Cyber Security, Part 4: Current Events that Prove We Need to be More Vigilant than Ever Before
There have been several major cyber attacks in recent months that have made global headlines. At BlueRock Wealth Management, we have provided a few short excerpts about some of these different scenarios below:
- Shadow Brokers claim to have hacked the National Security Agency. The hacking group has put the stolen code (called “cyber weapons”) up for auction. Experts have confirmed that the malware originated from the NSA, although they are not sure how the group accessed the software. The specific software, SECONDDATE is allegedly used by the government to monitor millions of computers globally.
- Voting machines become less secure each year, according to a group of Princeton professors. Professor Andrew Appel bought his own voting machine online and set out to hack the machine. He found that many of the machines are less secure than our iPhones and worries that many states’ voting machines could be vulnerable to attack.
- Samsung Pay flaw exposed at DEF CON security conference. The mobile payment app used on Galaxy smartphones has a bug that would allow hackers to intercept payment card information from other users. The flaw allows hackers to see payment tokens. These “tokens” are codes generated by the phone which act as payment card information. While the tokens can only be used once, being able to intercept a large number could allow hackers to find patterns and create their own usable tokens. Samsung has said the claims are “inaccurate and misleading.”
- 900 million Android smartphones are at risk, according to security research firm Check Point. The security firm says Android phones using Qualcomm internal parts are at risk. The flaw could allow hackers to access data on the phone, control the camera, and also track the device’s location via GPS. Android flaws are much more difficult to address because so many different devices run Android software. Unlike iOS on Apple, there is no central manufacturer releasing updates to the devices. If you use an Android phone and do get an update notification, be sure to update immediately.
- Over 300 Eddie Bauer stores in the U.S. and Canada suffer malware attack. The outdoor clothing chain says payment cards used at stores between January 2016 and July 2016 may be at risk. Online purchases were not affected. If you shopped at Eddie Bauer in the last six months, you will be contacted by the company and offered identity protection services.
- Hackers send phishing emails from legitimate Walmart email address. Customers of Walmart.com report receiving multiple emails asking them to reset their Walmart account passwords in what appears to be a phishing attack. The emails, however, seem to actually be coming from a legitimate Walmart.com email address. Experts say this could mean that an employee is sending the messages or a hacker has been able to infiltrate Walmart’s email system.
- Democratic National Committee (DNC) hack much larger than originally thought. The hack, which first exposed private emails within the DNC, is now found to have affected the private email accounts of over 100 Democratic officials and groups, including the Democratic Governors’ Association. Experts believe Russia is responsible for the attack.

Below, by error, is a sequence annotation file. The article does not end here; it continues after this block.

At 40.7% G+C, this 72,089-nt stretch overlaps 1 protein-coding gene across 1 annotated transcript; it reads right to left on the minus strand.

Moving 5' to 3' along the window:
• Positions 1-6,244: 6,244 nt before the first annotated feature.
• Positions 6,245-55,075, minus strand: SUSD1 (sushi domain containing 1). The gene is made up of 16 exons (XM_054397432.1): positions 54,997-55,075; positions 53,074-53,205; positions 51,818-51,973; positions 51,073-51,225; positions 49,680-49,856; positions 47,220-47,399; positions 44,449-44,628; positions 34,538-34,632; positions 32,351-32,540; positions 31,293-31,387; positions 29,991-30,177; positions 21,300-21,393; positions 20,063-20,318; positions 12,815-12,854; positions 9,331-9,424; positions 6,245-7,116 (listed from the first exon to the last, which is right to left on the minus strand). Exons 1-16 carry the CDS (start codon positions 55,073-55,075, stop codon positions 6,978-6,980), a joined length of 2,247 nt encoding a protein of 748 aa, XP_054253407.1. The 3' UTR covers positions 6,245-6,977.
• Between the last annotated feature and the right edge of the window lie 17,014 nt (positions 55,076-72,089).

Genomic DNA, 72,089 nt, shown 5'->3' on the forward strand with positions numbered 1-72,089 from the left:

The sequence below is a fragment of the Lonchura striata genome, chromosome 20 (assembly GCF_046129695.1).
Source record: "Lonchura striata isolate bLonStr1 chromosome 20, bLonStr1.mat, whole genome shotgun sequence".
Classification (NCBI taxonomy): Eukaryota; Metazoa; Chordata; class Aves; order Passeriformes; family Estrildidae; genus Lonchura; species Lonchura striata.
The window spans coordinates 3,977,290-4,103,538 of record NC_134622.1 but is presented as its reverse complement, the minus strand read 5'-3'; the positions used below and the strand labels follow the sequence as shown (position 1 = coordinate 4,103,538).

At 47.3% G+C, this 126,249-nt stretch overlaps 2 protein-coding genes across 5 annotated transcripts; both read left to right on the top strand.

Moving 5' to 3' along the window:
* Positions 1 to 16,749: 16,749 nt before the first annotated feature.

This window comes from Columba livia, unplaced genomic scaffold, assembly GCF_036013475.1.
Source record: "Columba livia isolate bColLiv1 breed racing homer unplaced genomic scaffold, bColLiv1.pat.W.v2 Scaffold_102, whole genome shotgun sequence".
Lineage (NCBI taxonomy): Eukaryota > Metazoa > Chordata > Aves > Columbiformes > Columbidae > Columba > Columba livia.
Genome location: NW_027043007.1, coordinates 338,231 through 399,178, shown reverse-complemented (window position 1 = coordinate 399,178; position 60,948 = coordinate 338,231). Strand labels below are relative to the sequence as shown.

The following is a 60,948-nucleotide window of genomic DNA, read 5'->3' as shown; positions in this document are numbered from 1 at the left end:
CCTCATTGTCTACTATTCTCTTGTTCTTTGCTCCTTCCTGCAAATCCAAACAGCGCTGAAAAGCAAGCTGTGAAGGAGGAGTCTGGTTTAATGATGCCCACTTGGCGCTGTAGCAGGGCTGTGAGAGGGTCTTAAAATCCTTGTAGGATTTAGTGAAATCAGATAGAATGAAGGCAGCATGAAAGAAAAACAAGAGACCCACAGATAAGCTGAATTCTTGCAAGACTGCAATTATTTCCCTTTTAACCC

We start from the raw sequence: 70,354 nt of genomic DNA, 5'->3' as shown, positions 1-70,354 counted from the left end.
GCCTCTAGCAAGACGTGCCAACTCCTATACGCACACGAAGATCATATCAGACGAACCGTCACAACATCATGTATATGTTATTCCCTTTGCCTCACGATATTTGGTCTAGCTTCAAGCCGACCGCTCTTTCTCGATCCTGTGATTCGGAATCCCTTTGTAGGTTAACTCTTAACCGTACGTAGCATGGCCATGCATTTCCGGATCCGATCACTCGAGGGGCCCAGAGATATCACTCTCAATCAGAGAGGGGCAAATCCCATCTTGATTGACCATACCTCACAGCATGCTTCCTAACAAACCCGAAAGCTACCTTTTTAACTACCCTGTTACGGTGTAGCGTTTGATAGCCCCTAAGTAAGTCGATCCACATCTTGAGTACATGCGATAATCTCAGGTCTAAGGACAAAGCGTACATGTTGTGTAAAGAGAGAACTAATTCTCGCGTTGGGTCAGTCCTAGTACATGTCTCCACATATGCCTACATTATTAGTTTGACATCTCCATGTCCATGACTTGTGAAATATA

- Following hacks, DNC forms cybersecurity board. Acting DNC Chairwoman Donna Brazile is working to create the Cybersecurity Advisory Board which will be made up of industry experts. The board will help prevent future attacks. Members include former Department of Homeland Security members and former White House chief technology officers, among others.
- 20 hotels breached exposing over 10,000 customers. HEI Hotels & Resorts, which owns Starwood, Marriott, Hyatt, and Intercontinental hotels, has discovered a breach dating back to March 2015. The hotel chain says its systems were infected with malware that stole payment card information in real-time. Names, credit card numbers, expiration dates, and verification codes are believed to have been exposed.
- Hackers bombard .gov email addresses with newsletter signups. Over 100 email addresses were fraudulently signed up for countless subscriptions and newsletters. The influx of signup emails caused the accounts to stop working for a period of time.
- Better Business Bureau provides tips to college students for preventing identity theft. The BBB reminds students that they are at particular risk of identity theft, since their clean credit is attractive to hackers. Some recommendations include using a safe in your dorm, protecting your computer with antivirus software, and checking your debit and credit card statements closely.
While it is important not to panic at every possible threat, it is important to communicate with us as quickly as possible when you notice a problem with your accounts. It is likely that we may also be trying to contact you about potential threats, especially if you are travelling abroad.
At BlueRock Wealth Management, we work tirelessly to protect you from potential threats and will always work to ensure that your financial information is safe. If you have questions about this series or would like more information about our products and services, please contact us at BlueRock Wealth Management today.